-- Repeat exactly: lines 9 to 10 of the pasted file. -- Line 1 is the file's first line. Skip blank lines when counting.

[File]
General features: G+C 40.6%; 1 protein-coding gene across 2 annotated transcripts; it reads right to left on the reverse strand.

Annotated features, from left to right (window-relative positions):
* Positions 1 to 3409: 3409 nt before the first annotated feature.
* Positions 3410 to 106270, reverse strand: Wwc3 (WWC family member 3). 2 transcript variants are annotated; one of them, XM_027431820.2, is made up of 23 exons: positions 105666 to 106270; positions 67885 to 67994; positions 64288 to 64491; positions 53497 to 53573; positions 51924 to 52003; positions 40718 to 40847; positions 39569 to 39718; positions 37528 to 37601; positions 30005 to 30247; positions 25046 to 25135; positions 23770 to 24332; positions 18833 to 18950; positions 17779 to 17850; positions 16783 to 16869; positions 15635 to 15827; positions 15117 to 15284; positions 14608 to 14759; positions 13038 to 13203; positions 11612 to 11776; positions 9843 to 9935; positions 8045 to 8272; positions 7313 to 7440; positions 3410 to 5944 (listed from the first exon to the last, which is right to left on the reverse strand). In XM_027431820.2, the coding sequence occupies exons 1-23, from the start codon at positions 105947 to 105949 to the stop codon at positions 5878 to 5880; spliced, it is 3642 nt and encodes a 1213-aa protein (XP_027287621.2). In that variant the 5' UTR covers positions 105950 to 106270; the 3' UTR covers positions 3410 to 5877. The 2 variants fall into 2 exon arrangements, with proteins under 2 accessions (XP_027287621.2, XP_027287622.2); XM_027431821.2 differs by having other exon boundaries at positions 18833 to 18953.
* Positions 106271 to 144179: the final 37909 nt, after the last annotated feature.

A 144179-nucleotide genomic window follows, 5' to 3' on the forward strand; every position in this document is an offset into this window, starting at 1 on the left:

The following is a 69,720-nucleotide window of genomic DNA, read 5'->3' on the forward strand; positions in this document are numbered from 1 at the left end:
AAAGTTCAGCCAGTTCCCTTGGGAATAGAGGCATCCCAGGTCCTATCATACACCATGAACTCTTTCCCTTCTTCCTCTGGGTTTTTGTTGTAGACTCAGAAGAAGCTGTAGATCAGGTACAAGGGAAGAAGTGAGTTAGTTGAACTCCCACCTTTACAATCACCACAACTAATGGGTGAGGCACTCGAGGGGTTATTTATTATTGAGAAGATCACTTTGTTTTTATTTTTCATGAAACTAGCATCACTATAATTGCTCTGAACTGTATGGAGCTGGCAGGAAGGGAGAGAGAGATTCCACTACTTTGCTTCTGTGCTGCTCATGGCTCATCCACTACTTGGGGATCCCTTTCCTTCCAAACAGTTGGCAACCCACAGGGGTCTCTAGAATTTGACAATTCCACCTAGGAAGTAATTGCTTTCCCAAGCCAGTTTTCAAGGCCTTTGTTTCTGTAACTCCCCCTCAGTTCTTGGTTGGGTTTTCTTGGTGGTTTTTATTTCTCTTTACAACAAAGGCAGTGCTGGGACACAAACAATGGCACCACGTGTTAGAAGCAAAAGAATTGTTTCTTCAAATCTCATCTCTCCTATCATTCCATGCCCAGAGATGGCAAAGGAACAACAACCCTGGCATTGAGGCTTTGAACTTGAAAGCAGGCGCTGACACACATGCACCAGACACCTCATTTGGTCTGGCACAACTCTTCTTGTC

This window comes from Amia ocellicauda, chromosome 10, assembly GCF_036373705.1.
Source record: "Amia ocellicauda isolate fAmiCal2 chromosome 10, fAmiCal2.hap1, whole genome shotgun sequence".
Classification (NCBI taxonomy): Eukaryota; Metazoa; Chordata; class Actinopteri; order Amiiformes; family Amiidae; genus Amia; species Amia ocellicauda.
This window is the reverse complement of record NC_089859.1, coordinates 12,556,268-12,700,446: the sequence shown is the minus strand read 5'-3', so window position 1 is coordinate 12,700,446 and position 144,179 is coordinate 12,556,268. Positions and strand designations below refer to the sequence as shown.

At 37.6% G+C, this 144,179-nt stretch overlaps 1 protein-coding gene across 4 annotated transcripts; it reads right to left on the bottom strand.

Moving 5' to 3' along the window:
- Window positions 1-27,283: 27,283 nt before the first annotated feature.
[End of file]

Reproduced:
This window comes from Amia ocellicauda, chromosome 10, assembly GCF_036373705.1.
Source record: "Amia ocellicauda isolate fAmiCal2 chromosome 10, fAmiCal2.hap1, whole genome shotgun sequence".